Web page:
July 15, 2010

July 15, 2010 | Commentary on Japan, Alliances

More political stalemate for Japan

A year ago, the Democratic Party of Japan's (DPJ) landslide victory in the Lower House election ushered in euphoric predictions of bold new policies and even a transformation of the Japanese political system. There were widespread hopes that the DPJ would break the streak of Japan's revolving door of short-lived leaders.

Instead, Prime Minister Yukio Hatoyama's tenure has proved to be a slow motion train wreck and "Hatoyama leadership" has became an oxymoron. Indeed, the DPJ quickly showed itself to be no more competent in governing Japan than its much-derided opponent, the Liberal Democratic Party (LDP).

After shedding its twin albatrosses of Hatoyama and DPJ general secretary Ichiro Ozawa, as well as many of its earlier campaign pledges, the DPJ hoped for a respectable showing in the July 11 Upper House election.

Instead, the electorate delivered a painful thrashing to the DPJ that may prove fatal for Prime Minister Naoto Kan. The DPJ will now be even more focused on politics than policymaking, leaving the Japanese ship of state rudderless and adrift in the troubled waters of East Asia.

Hatoyama's troubled tenure
The DPJ lost its initial strong public support after Hatoyama and Ozawa became embroiled in money scandals, tarnishing the party's reputation and undermining its claims of clean politics and transparent governance.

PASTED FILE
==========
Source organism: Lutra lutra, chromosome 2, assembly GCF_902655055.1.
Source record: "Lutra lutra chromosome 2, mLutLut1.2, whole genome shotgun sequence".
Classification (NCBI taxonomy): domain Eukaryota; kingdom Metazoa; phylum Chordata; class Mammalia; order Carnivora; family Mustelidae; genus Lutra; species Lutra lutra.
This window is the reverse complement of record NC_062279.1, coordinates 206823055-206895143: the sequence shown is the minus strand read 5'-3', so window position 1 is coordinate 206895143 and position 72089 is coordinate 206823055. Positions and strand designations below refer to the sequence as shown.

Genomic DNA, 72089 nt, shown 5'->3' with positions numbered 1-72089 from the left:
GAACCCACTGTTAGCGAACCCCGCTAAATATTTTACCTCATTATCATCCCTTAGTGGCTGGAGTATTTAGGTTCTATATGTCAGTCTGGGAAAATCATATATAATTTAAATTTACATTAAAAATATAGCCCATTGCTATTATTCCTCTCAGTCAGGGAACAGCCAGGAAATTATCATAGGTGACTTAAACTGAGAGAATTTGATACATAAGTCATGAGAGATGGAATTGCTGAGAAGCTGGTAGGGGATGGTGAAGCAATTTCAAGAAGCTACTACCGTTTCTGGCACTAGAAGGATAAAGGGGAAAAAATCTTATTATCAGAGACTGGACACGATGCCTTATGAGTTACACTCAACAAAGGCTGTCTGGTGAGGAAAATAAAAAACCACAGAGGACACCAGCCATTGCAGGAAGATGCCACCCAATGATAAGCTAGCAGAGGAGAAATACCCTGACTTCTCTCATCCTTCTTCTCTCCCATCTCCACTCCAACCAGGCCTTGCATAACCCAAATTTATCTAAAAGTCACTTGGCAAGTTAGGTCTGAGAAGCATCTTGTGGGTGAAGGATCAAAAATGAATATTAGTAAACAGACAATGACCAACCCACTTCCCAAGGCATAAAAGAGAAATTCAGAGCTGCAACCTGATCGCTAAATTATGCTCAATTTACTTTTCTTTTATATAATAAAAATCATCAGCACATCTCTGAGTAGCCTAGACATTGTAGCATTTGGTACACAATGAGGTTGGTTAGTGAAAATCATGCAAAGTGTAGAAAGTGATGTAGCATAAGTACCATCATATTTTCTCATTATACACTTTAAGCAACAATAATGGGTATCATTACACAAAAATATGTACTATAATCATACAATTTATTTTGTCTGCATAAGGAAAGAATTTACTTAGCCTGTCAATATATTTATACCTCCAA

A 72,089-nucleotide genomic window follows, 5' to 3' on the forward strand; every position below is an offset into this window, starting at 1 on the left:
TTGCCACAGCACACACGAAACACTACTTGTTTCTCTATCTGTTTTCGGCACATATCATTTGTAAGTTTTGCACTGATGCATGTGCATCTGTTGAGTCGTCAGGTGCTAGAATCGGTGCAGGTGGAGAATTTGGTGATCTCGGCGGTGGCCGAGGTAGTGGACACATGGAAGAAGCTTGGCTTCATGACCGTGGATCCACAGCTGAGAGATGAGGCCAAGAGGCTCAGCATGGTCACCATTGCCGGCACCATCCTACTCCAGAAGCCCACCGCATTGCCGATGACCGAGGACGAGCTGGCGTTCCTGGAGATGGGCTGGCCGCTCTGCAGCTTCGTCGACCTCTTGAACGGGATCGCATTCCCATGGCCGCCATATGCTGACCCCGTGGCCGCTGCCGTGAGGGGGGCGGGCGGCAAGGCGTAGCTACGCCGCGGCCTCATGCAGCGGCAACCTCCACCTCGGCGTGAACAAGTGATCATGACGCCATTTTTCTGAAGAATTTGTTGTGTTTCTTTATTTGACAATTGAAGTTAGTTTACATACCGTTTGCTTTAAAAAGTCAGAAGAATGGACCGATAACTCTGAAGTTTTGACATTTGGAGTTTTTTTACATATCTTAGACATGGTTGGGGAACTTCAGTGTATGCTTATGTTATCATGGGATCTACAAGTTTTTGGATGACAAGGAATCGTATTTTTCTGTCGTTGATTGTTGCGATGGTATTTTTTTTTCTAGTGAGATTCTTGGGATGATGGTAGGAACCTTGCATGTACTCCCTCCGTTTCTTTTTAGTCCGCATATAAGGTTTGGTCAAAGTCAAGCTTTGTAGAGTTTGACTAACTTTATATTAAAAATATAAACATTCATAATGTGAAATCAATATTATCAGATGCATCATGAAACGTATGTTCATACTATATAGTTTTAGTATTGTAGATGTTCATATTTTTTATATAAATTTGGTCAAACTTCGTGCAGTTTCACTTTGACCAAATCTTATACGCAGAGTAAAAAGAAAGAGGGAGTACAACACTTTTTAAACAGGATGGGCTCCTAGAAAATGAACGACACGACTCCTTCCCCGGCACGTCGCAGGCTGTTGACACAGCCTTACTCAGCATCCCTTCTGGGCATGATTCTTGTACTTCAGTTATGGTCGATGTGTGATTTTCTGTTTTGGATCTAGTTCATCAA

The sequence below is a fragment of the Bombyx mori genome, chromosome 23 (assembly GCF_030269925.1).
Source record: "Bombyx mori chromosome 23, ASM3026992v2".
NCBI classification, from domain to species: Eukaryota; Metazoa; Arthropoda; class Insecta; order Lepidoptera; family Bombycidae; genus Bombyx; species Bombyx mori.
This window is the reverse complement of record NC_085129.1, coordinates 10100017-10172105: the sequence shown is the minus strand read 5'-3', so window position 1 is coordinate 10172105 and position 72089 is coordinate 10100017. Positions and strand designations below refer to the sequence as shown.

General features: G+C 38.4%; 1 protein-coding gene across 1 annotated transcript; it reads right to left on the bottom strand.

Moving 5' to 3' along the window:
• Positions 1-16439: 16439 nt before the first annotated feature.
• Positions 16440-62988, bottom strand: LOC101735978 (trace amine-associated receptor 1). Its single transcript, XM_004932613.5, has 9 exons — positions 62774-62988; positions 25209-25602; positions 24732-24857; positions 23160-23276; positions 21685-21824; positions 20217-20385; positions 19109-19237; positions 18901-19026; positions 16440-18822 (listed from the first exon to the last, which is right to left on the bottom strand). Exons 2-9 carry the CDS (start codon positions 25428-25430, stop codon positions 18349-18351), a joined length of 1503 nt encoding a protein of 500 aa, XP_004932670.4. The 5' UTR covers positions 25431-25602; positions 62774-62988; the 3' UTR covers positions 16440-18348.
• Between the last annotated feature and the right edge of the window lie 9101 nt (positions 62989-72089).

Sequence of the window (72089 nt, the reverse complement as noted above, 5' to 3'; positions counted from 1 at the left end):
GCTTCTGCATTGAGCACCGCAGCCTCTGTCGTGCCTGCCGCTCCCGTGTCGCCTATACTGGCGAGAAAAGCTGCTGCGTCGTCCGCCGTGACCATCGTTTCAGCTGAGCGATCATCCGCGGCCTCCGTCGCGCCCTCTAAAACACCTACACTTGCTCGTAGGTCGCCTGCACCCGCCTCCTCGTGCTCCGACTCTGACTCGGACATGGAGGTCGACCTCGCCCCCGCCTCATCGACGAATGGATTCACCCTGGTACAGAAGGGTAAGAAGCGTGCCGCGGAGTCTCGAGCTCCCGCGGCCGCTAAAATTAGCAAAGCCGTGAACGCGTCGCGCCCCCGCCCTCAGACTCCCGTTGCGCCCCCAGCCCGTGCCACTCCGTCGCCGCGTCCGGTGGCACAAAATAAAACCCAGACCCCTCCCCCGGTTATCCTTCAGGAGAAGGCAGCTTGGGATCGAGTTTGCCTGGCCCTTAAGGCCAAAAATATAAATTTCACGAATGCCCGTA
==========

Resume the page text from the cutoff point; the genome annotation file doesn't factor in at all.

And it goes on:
The prime minister was also derided for lacking a strategic vision and his frequent policy reversals. United States officials privately referred to the DPJ as "amateurs" due to the party's non-existent policymaking process and inability to make decisions.

Hatoyama's ineptitude, coupled with the DPJ abandoning several of its campaign pledges, triggered plummeting approval ratings from an increasingly cynical and embittered electorate. After Hatoyama and Ozawa resigned, the DPJ enjoyed a resurgence of public approval.

But DPJ optimism for the Upper House election proved to be short-lived since its problems went beyond Hatoyama and were instead endemic to the party's policies and processes.

That the DPJ chose Hatoyama as its first leader after its unprecedented 2009 electoral victory reflected poorly on the party and its future potential for success. Having to go to the bullpen for a relief pitcher in only the second inning of the baseball game doesn't instill confidence in the DPJ. Newly-selected Kan saw his disapproval ratings surpass his approval ratings after only one month in office, far quicker than any of his predecessors.

A year ago, it was common for Japan watchers to predict that the DPJ would gain enough seats in the July election to secure a unilateral majority; that it would no longer be reliant on coalition partners; and that by punting the leftist Socialist Democratic Party from the ruling coalition, the DPJ would adopt more centrist foreign and security policies.

Instead, the DPJ defied pollsters by doing more abysmally than even the most pessimistic prediction. The DPJ won only 44 seats, far short of its goal to retain its 54 contested seats. A year ago, expectations had been the DPJ would garner 60 or more seats, giving it a sole majority in the Upper House when combined with its 62 uncontested seats.

DPJ coalition partner the People's New Party lost all three of its contested seats, leaving it only with its three uncontested seats, giving the coalition a total of 109 seats, far short of the 122 necessary for a majority.